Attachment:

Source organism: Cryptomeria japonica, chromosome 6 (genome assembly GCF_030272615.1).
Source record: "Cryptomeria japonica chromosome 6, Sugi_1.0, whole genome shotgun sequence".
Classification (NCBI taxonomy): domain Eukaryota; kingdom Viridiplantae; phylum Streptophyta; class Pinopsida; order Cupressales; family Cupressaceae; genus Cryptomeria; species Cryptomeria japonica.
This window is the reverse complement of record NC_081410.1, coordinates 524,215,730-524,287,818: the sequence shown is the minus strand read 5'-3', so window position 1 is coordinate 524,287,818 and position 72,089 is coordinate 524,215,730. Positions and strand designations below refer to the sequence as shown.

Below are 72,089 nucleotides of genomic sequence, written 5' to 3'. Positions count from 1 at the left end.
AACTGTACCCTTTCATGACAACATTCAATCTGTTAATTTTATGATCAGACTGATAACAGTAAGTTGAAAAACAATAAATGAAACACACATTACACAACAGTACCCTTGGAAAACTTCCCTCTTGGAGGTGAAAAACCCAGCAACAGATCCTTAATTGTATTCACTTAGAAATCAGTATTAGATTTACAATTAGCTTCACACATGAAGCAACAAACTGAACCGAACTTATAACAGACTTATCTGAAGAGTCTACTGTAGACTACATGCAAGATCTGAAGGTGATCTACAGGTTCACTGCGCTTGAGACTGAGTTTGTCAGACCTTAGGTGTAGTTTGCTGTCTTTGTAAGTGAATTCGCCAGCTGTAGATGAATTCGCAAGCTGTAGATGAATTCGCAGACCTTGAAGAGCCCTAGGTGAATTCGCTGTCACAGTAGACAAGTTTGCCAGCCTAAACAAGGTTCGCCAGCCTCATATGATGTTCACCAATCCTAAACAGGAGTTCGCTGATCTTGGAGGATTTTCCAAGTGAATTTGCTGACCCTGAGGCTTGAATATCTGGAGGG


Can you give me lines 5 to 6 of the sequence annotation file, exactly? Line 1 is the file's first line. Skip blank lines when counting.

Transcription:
Below are 72,089 nucleotides of genomic sequence, written 5' to 3'. Positions count from 1 at the left end.
AACTGTACCCTTTCATGACAACATTCAATCTGTTAATTTTATGATCAGACTGATAACAGTAAGTTGAAAAACAATAAATGAAACACACATTACACAACAGTACCCTTGGAAAACTTCCCTCTTGGAGGTGAAAAACCCAGCAACAGATCCTTAATTGTATTCACTTAGAAATCAGTATTAGATTTACAATTAGCTTCACACATGAAGCAACAAACTGAACCGAACTTATAACAGACTTATCTGAAGAGTCTACTGTAGACTACATGCAAGATCTGAAGGTGATCTACAGGTTCACTGCGCTTGAGACTGAGTTTGTCAGACCTTAGGTGTAGTTTGCTGTCTTTGTAAGTGAATTCGCCAGCTGTAGATGAATTCGCAAGCTGTAGATGAATTCGCAGACCTTGAAGAGCCCTAGGTGAATTCGCTGTCACAGTAGACAAGTTTGCCAGCCTAAACAAGGTTCGCCAGCCTCATATGATGTTCACCAATCCTAAACAGGAGTTCGCTGATCTTGGAGGATTTTCCAAGTGAATTTGCTGACCCTGAGGCTTGAATATCTGGAGGG